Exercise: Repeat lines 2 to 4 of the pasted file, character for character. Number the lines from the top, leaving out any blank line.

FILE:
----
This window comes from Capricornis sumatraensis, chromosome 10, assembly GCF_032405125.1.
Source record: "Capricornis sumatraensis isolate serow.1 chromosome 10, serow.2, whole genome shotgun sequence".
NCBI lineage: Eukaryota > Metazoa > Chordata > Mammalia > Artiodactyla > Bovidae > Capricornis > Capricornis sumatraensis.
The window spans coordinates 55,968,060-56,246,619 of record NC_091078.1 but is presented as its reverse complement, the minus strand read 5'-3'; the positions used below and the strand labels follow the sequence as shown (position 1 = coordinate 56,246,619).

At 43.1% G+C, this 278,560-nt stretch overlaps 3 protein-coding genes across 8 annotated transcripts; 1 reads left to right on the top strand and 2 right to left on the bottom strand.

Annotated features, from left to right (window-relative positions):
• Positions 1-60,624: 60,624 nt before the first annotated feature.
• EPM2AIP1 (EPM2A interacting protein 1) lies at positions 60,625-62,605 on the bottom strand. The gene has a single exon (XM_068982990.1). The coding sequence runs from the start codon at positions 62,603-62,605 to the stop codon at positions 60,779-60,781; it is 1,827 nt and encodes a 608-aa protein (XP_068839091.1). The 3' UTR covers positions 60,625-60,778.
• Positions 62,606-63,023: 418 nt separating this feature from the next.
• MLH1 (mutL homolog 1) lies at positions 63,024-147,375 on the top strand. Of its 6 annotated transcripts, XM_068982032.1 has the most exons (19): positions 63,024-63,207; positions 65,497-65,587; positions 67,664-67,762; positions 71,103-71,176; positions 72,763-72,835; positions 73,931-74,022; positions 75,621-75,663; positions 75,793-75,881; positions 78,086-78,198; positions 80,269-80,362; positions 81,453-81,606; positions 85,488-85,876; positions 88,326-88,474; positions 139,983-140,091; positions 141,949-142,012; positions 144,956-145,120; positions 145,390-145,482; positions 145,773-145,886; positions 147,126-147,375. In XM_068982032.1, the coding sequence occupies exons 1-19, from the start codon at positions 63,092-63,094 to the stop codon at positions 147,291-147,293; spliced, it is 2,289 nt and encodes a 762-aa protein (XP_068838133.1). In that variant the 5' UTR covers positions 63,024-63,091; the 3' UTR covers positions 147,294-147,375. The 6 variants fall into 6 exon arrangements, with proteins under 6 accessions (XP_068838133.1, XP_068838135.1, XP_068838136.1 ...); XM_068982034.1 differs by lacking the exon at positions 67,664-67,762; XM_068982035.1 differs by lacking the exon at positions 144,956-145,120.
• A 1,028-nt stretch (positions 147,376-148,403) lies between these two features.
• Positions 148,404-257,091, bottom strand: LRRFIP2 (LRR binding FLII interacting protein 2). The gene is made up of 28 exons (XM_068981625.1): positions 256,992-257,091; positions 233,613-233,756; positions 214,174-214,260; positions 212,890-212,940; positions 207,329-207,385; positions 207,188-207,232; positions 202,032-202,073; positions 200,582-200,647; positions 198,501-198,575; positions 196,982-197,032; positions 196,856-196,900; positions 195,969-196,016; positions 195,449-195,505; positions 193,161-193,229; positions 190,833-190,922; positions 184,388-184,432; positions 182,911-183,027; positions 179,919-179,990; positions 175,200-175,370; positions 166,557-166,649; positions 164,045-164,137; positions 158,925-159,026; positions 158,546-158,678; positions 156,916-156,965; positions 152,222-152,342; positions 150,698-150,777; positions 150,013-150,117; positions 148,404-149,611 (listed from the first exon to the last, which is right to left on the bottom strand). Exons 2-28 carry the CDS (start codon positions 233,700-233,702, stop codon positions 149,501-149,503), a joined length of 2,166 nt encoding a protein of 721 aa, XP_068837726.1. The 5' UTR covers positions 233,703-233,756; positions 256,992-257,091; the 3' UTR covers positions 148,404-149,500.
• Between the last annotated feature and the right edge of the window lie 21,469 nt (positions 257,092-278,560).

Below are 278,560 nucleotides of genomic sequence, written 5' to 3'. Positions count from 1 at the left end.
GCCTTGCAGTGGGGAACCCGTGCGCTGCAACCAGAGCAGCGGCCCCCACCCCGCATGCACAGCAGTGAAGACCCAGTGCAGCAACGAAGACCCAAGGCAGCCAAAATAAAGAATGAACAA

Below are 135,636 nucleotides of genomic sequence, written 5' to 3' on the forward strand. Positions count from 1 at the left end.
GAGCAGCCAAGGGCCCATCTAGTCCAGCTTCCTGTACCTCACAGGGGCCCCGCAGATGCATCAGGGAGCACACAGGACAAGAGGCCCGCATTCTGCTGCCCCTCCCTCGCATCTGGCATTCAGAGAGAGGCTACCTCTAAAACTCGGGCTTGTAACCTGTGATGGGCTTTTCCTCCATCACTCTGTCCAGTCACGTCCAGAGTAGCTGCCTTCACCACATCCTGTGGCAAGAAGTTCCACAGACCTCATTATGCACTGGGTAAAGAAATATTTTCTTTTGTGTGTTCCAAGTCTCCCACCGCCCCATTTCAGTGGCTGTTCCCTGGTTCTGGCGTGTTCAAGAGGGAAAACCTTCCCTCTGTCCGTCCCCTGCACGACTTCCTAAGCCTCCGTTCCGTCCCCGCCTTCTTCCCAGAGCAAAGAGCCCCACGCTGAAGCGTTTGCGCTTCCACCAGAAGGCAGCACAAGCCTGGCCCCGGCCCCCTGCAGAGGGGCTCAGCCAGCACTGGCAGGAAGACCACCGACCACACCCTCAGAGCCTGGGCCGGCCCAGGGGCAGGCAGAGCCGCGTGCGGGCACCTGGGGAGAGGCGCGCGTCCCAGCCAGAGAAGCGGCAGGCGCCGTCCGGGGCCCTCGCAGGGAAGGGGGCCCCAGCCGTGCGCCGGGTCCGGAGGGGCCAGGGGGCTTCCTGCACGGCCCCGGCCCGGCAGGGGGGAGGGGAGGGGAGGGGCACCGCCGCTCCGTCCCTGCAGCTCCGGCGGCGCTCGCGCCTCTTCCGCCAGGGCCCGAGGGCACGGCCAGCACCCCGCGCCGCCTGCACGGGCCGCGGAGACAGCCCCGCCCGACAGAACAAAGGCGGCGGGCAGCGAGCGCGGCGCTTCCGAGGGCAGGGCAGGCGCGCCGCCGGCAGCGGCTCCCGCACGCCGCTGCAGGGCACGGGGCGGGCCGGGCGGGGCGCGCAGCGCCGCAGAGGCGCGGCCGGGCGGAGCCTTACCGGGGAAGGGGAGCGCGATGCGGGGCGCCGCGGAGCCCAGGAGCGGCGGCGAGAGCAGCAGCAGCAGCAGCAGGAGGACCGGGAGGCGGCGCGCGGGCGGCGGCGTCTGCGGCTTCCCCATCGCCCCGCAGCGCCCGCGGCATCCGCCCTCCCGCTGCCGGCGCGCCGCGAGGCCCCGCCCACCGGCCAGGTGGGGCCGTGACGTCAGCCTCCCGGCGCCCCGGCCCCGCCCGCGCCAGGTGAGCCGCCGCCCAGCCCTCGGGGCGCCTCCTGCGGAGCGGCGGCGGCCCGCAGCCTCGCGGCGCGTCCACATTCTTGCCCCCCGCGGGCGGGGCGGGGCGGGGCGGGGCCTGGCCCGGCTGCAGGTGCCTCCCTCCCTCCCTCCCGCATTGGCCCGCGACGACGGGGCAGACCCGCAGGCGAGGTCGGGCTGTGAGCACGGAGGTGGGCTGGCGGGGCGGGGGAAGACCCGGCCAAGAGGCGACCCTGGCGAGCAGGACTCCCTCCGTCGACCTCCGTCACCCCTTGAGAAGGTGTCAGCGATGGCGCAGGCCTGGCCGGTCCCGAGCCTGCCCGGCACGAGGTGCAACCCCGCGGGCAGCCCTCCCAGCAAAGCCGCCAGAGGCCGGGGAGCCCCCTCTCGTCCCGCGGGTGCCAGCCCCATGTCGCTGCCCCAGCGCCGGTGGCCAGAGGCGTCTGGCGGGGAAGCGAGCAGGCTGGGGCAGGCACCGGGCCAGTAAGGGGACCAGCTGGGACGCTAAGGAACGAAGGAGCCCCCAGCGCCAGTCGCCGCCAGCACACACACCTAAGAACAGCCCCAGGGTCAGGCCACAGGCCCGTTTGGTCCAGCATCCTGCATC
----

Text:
Source record: "Capricornis sumatraensis isolate serow.1 chromosome 10, serow.2, whole genome shotgun sequence".
NCBI lineage: Eukaryota > Metazoa > Chordata > Mammalia > Artiodactyla > Bovidae > Capricornis > Capricornis sumatraensis.
The window spans coordinates 55,968,060-56,246,619 of record NC_091078.1 but is presented as its reverse complement, the minus strand read 5'-3'; the positions used below and the strand labels follow the sequence as shown (position 1 = coordinate 56,246,619).